Manning: Yeah the competition level was good. Just learning to compete with whoever I’m throwing too, whichever team I’m on or facing. I had fun, and just really enjoyed the experience. I’m just kind of figuring it out as I go.
BYB: When your season ended, did the Tigers give you any specific recommendations for offseason conditioning, or is that something they let you work on yourself?
Manning: Yeah we talked about what my plan was, and I came back early to Florida to start my throwing program with the Tigers’ staff. They gave me a strength program, so I followed that as much as I could, and then got back here for my throwing program and finished in January. It was mainly weight training, conditioning and arm care.
BYB: So have you met any of the Tigers since you’ve been in Lakeland?
Manning: Yeah I’ve seen everyone around. I had a chance to meet Verlander, and to meet Norris and a few of the other guys. Michael Fulmer. They’re all really good guys, good to look up too, and as goals to shoot for.
BYB: One thing I wanted to ask you was from an article with Keith Law, ESPN’s prospect expert. He was talking about the fact that you throw your curveball with a spike grip, and that there are some teams that encourage guys to move away from that to a traditional grip. Has there been any talk of changing your grip? Or are your coaches pretty happy with the action on your curve at this point?
Manning: They, right now, really want me just to be as comfortable as I can be. They’ve taken me as I am, so they can build from that. They haven’t really changed me at all, they’ve just encouraged me and done some brush-ups, but really since I was drafted things are the same.
BYB: Have they talked to you at all about things like your spin rate? That’s a popular topic in data and statistical analysis of baseball. Is that anything that’s been discussed with you to this point?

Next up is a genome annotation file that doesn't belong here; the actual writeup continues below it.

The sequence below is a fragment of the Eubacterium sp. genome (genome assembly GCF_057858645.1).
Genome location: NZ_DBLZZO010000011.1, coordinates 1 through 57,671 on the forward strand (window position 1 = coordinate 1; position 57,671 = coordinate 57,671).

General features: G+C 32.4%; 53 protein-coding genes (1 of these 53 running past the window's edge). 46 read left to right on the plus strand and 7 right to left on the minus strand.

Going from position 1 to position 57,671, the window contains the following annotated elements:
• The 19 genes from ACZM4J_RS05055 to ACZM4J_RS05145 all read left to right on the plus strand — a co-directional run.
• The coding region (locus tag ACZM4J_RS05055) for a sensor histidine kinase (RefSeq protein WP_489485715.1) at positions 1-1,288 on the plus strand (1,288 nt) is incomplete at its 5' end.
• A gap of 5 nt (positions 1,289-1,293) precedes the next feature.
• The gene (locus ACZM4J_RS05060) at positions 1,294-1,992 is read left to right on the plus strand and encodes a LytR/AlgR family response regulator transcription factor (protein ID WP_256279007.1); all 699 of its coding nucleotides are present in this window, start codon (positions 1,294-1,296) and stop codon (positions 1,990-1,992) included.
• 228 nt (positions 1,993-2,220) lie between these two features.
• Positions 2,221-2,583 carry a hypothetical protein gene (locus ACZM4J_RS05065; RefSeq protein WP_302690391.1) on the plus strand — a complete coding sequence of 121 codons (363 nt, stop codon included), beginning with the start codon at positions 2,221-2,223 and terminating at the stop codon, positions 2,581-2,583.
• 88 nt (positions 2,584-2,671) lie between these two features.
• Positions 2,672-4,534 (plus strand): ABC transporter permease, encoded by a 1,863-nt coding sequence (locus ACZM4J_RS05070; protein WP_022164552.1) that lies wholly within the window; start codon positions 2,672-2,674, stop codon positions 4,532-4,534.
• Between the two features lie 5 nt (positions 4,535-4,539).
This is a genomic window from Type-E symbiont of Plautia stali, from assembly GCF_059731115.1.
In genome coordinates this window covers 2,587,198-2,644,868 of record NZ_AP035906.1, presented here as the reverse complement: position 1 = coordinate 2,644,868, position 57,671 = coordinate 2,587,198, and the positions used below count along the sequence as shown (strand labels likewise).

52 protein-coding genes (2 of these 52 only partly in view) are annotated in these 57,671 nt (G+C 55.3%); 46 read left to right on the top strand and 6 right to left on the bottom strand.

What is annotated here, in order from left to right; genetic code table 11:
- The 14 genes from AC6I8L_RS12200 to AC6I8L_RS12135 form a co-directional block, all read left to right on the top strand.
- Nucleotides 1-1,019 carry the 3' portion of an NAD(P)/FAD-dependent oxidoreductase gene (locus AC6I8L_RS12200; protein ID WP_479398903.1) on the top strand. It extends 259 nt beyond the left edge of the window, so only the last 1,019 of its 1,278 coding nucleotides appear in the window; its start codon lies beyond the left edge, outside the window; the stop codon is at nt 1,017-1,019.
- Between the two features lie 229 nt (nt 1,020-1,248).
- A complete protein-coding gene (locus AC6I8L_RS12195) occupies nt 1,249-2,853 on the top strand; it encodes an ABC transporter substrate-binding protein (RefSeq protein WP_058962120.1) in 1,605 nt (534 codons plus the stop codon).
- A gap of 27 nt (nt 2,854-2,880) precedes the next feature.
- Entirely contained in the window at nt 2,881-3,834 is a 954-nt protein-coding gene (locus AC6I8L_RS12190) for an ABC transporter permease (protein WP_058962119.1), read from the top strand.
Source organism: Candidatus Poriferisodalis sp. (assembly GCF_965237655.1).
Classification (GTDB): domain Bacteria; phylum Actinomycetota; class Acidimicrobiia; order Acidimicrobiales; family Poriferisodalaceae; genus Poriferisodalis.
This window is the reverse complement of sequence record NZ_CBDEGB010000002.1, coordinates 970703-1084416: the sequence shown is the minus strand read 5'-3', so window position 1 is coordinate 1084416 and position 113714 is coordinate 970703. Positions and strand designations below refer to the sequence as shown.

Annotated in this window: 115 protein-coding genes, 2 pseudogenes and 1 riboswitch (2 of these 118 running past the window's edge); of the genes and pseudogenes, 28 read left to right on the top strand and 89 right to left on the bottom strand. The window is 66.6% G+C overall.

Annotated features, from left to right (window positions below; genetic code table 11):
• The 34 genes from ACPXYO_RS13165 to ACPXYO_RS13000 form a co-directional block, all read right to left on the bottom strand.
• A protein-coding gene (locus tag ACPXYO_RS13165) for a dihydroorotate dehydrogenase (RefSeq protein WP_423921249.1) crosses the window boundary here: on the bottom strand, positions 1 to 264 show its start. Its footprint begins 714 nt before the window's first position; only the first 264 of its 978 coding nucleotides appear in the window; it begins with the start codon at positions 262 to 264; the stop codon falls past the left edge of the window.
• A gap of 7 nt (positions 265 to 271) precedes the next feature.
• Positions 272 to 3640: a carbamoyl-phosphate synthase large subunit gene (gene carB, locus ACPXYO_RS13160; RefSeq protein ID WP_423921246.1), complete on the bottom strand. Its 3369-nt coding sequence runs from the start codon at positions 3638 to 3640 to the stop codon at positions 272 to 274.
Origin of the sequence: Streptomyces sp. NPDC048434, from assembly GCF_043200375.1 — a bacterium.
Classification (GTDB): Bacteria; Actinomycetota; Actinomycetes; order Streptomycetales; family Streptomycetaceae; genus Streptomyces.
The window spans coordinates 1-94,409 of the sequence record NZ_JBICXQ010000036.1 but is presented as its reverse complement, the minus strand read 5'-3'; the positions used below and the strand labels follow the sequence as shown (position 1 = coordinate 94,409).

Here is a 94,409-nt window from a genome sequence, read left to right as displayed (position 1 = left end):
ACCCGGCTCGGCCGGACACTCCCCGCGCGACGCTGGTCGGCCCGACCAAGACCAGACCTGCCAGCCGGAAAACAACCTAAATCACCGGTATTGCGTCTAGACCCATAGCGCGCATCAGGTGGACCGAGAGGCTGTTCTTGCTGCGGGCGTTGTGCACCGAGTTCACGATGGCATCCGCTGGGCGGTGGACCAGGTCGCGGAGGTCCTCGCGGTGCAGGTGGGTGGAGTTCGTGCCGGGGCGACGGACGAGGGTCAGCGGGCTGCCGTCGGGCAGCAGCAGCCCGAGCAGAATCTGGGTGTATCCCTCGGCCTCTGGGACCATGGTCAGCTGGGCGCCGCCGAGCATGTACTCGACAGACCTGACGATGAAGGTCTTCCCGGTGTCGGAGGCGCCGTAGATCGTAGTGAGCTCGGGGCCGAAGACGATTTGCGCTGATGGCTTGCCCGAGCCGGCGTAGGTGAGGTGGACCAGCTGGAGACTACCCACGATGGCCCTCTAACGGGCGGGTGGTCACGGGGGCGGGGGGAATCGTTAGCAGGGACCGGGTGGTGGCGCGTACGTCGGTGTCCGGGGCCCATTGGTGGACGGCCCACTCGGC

Manning: No. No, I know that there’s some analysis that goes into that, but so far it’s not something anyone in the Tigers’ staff has really talked about or tried to keep track of.
BYB: Have the Tigers told you were you’ll be assigned this season?
Manning: I haven’t heard anything yet. We’re still doing mini-camps so it’s still pretty early.
BYB: You were a two-sport standout in high school, and a good student. You must have a pretty good grasp of setting goals for yourself, and putting in the time to achieve them. Are there are particular goals you have for yourself in 2017?
Manning: My goals in 2017 are just to stay healthy and perform well. I would like to finish the season in Lakeland if I could, and if my numbers show. Other than that it’s just about gaining strength and experience right now.
BYB: Is there a pitcher in major league baseball that you model yourself on, or at least see a resemblance to yourself in?
Manning: Not too much. I’m just trying to be my own person. Feel how my body develops and make my own mold. But if there’s a pitcher I really like to watch it’s Noah Syndergaard. I think we have kind of the same body type. That’s who I mostly watch, but I’m always myself and trying to stay true to that.
BYB: If there was one thing you have to keep in focus to have a successful major league career, what would you say it is?
Manning: I would say throw strikes and have good command. Put my pitches where I want to be. Not overanalyze the game, but keep things simple and have fun, and just make sure to take the experience from each year into the next.